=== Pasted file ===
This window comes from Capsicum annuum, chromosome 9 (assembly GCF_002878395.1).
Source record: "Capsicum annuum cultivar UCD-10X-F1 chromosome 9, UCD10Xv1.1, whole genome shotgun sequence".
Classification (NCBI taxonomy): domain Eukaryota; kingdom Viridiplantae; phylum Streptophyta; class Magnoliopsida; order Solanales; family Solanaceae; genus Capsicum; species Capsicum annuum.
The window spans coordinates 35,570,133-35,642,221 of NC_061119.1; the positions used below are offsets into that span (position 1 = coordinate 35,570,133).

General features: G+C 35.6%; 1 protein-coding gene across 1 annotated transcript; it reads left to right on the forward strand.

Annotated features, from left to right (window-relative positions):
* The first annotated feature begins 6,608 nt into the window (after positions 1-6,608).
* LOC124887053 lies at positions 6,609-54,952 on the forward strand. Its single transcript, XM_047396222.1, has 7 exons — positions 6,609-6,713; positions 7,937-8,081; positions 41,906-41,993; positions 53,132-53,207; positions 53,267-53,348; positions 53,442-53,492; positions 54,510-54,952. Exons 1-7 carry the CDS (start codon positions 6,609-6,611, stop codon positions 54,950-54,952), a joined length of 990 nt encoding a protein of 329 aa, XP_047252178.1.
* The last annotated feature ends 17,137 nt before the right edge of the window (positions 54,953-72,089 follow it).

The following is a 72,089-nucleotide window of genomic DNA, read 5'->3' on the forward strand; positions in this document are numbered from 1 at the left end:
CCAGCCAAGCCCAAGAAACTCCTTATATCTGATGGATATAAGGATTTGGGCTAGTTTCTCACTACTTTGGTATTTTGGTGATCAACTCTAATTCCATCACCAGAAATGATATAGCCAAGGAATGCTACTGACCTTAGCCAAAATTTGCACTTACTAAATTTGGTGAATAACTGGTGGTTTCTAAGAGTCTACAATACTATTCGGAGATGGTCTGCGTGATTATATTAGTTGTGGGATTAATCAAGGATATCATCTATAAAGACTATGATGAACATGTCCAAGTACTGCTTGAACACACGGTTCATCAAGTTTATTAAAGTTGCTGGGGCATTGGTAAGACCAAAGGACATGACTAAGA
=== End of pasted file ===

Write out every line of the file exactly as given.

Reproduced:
This window comes from Capsicum annuum, chromosome 9 (assembly GCF_002878395.1).
Source record: "Capsicum annuum cultivar UCD-10X-F1 chromosome 9, UCD10Xv1.1, whole genome shotgun sequence".
Classification (NCBI taxonomy): domain Eukaryota; kingdom Viridiplantae; phylum Streptophyta; class Magnoliopsida; order Solanales; family Solanaceae; genus Capsicum; species Capsicum annuum.
The window spans coordinates 35,570,133-35,642,221 of NC_061119.1; the positions used below are offsets into that span (position 1 = coordinate 35,570,133).

General features: G+C 35.6%; 1 protein-coding gene across 1 annotated transcript; it reads left to right on the forward strand.

Annotated features, from left to right (window-relative positions):
* The first annotated feature begins 6,608 nt into the window (after positions 1-6,608).
* LOC124887053 lies at positions 6,609-54,952 on the forward strand. Its single transcript, XM_047396222.1, has 7 exons — positions 6,609-6,713; positions 7,937-8,081; positions 41,906-41,993; positions 53,132-53,207; positions 53,267-53,348; positions 53,442-53,492; positions 54,510-54,952. Exons 1-7 carry the CDS (start codon positions 6,609-6,611, stop codon positions 54,950-54,952), a joined length of 990 nt encoding a protein of 329 aa, XP_047252178.1.
* The last annotated feature ends 17,137 nt before the right edge of the window (positions 54,953-72,089 follow it).

The following is a 72,089-nucleotide window of genomic DNA, read 5'->3' on the forward strand; positions in this document are numbered from 1 at the left end:
CCAGCCAAGCCCAAGAAACTCCTTATATCTGATGGATATAAGGATTTGGGCTAGTTTCTCACTACTTTGGTATTTTGGTGATCAACTCTAATTCCATCACCAGAAATGATATAGCCAAGGAATGCTACTGACCTTAGCCAAAATTTGCACTTACTAAATTTGGTGAATAACTGGTGGTTTCTAAGAGTCTACAATACTATTCGGAGATGGTCTGCGTGATTATATTAGTTGTGGGATTAATCAAGGATATCATCTATAAAGACTATGATGAACATGTCCAAGTACTGCTTGAACACACGGTTCATCAAGTTTATTAAAGTTGCTGGGGCATTGGTAAGACCAAAGGACATGACTAAGA